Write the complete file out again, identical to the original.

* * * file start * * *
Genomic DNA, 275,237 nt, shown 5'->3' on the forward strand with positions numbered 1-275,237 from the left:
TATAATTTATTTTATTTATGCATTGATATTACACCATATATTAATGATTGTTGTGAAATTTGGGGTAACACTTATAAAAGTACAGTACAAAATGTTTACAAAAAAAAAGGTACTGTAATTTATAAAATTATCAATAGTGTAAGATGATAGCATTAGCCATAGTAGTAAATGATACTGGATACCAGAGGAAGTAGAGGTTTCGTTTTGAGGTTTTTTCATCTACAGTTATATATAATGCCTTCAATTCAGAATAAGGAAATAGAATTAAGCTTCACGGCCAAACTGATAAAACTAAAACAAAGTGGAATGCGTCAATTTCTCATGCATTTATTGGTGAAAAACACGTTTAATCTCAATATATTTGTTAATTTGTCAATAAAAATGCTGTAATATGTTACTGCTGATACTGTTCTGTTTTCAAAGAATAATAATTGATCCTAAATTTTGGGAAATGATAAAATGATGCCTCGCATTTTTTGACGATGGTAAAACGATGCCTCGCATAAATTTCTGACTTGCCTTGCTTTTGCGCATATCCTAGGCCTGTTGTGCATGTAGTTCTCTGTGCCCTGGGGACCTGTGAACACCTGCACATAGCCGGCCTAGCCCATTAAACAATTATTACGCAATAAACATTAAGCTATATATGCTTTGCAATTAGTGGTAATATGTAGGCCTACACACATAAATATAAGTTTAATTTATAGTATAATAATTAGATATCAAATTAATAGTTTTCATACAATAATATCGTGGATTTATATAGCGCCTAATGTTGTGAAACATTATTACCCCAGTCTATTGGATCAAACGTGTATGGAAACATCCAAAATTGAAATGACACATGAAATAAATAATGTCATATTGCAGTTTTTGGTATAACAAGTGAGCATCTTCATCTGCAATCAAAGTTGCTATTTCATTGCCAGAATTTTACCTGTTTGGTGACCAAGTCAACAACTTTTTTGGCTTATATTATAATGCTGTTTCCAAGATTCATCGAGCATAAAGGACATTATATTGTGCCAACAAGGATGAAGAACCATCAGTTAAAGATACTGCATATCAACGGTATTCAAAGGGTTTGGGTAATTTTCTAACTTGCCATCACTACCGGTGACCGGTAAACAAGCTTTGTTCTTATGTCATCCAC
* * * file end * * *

Genomic DNA, 275,237 nt, shown 5'->3' on the forward strand with positions numbered 1-275,237 from the left:
TATAATTTATTTTATTTATGCATTGATATTACACCATATATTAATGATTGTTGTGAAATTTGGGGTAACACTTATAAAAGTACAGTACAAAATGTTTACAAAAAAAAAGGTACTGTAATTTATAAAATTATCAATAGTGTAAGATGATAGCATTAGCCATAGTAGTAAATGATACTGGATACCAGAGGAAGTAGAGGTTTCGTTTTGAGGTTTTTTCATCTACAGTTATATATAATGCCTTCAATTCAGAATAAGGAAATAGAATTAAGCTTCACGGCCAAACTGATAAAACTAAAACAAAGTGGAATGCGTCAATTTCTCATGCATTTATTGGTGAAAAACACGTTTAATCTCAATATATTTGTTAATTTGTCAATAAAAATGCTGTAATATGTTACTGCTGATACTGTTCTGTTTTCAAAGAATAATAATTGATCCTAAATTTTGGGAAATGATAAAATGATGCCTCGCATTTTTTGACGATGGTAAAACGATGCCTCGCATAAATTTCTGACTTGCCTTGCTTTTGCGCATATCCTAGGCCTGTTGTGCATGTAGTTCTCTGTGCCCTGGGGACCTGTGAACACCTGCACATAGCCGGCCTAGCCCATTAAACAATTATTACGCAATAAACATTAAGCTATATATGCTTTGCAATTAGTGGTAATATGTAGGCCTACACACATAAATATAAGTTTAATTTATAGTATAATAATTAGATATCAAATTAATAGTTTTCATACAATAATATCGTGGATTTATATAGCGCCTAATGTTGTGAAACATTATTACCCCAGTCTATTGGATCAAACGTGTATGGAAACATCCAAAATTGAAATGACACATGAAATAAATAATGTCATATTGCAGTTTTTGGTATAACAAGTGAGCATCTTCATCTGCAATCAAAGTTGCTATTTCATTGCCAGAATTTTACCTGTTTGGTGACCAAGTCAACAACTTTTTTGGCTTATATTATAATGCTGTTTCCAAGATTCATCGAGCATAAAGGACATTATATTGTGCCAACAAGGATGAAGAACCATCAGTTAAAGATACTGCATATCAACGGTATTCAAAGGGTTTGGGTAATTTTCTAACTTGCCATCACTACCGGTGACCGGTAAACAAGCTTTGTTCTTATGTCATCCAC